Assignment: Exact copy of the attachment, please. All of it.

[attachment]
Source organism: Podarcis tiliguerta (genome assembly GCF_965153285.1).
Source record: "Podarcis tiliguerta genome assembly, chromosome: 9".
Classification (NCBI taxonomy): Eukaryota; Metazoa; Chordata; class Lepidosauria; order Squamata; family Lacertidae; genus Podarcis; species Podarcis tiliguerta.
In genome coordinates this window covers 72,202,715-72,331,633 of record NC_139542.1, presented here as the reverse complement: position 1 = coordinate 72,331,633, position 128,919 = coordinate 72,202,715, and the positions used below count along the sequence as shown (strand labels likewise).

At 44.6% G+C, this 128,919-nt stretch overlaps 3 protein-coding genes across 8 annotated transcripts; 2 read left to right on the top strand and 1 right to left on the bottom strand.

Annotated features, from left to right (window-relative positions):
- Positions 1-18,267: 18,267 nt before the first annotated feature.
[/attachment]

Source organism: Podarcis tiliguerta (genome assembly GCF_965153285.1).
Source record: "Podarcis tiliguerta genome assembly, chromosome: 9".
Classification (NCBI taxonomy): Eukaryota; Metazoa; Chordata; class Lepidosauria; order Squamata; family Lacertidae; genus Podarcis; species Podarcis tiliguerta.
In genome coordinates this window covers 72,202,715-72,331,633 of record NC_139542.1, presented here as the reverse complement: position 1 = coordinate 72,331,633, position 128,919 = coordinate 72,202,715, and the positions used below count along the sequence as shown (strand labels likewise).

At 44.6% G+C, this 128,919-nt stretch overlaps 3 protein-coding genes across 8 annotated transcripts; 2 read left to right on the top strand and 1 right to left on the bottom strand.

Annotated features, from left to right (window-relative positions):
- Positions 1-18,267: 18,267 nt before the first annotated feature.